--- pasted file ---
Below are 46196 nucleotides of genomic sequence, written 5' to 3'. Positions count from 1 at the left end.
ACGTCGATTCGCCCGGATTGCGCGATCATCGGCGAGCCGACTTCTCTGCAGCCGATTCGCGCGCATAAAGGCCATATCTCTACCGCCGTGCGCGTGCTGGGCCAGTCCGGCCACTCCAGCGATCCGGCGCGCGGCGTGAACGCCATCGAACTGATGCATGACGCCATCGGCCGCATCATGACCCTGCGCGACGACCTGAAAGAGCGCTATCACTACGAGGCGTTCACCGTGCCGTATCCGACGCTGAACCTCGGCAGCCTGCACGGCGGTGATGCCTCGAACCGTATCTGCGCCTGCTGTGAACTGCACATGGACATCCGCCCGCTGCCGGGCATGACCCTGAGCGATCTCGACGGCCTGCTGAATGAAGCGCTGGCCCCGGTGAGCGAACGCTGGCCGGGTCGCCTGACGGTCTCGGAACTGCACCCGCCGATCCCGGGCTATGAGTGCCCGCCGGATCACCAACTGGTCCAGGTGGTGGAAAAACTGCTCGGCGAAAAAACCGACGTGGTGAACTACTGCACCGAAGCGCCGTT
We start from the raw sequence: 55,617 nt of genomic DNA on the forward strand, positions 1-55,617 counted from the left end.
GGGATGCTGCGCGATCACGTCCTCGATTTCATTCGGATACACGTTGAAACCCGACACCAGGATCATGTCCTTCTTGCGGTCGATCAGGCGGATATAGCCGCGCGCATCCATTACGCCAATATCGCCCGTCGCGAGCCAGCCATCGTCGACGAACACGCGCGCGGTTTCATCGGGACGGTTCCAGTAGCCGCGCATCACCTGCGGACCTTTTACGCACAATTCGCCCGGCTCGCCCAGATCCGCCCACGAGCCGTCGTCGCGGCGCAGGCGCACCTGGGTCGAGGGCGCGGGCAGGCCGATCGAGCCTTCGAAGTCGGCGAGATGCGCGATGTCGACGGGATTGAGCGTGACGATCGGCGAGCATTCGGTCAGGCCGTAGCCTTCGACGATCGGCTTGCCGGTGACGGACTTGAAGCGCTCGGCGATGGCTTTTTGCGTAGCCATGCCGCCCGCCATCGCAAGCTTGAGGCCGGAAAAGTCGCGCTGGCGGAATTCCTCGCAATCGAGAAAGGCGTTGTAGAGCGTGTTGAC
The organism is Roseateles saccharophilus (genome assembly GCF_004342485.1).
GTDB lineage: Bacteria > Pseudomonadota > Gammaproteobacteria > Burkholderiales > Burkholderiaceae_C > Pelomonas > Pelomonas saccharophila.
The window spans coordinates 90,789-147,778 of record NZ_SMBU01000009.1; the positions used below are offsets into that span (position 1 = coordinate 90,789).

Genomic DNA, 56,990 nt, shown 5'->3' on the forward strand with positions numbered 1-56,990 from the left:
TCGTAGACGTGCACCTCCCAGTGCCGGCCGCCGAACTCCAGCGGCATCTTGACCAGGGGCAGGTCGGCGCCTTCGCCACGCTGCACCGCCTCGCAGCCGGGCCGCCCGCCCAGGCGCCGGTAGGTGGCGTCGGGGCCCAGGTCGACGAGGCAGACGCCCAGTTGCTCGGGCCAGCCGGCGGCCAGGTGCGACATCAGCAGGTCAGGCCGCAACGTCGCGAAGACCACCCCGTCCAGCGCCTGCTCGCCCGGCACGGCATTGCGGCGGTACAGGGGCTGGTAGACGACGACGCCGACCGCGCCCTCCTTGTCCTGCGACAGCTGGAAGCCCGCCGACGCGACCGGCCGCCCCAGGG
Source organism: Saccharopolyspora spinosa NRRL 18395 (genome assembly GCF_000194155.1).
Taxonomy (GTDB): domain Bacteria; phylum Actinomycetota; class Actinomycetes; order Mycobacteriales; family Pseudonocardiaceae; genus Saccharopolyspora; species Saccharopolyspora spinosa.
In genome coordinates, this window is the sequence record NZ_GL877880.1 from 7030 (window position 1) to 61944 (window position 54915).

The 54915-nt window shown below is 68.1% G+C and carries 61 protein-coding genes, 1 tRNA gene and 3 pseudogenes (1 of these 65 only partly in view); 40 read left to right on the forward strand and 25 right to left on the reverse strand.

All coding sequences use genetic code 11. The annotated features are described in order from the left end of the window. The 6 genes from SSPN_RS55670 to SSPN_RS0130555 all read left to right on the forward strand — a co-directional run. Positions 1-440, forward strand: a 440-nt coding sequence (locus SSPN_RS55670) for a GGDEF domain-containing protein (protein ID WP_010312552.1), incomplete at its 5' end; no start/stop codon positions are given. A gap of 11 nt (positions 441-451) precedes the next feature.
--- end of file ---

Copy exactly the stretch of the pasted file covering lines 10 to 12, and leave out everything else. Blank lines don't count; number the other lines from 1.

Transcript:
Source organism: Saccharopolyspora spinosa NRRL 18395 (genome assembly GCF_000194155.1).
Taxonomy (GTDB): domain Bacteria; phylum Actinomycetota; class Actinomycetes; order Mycobacteriales; family Pseudonocardiaceae; genus Saccharopolyspora; species Saccharopolyspora spinosa.
In genome coordinates, this window is the sequence record NZ_GL877880.1 from 7030 (window position 1) to 61944 (window position 54915).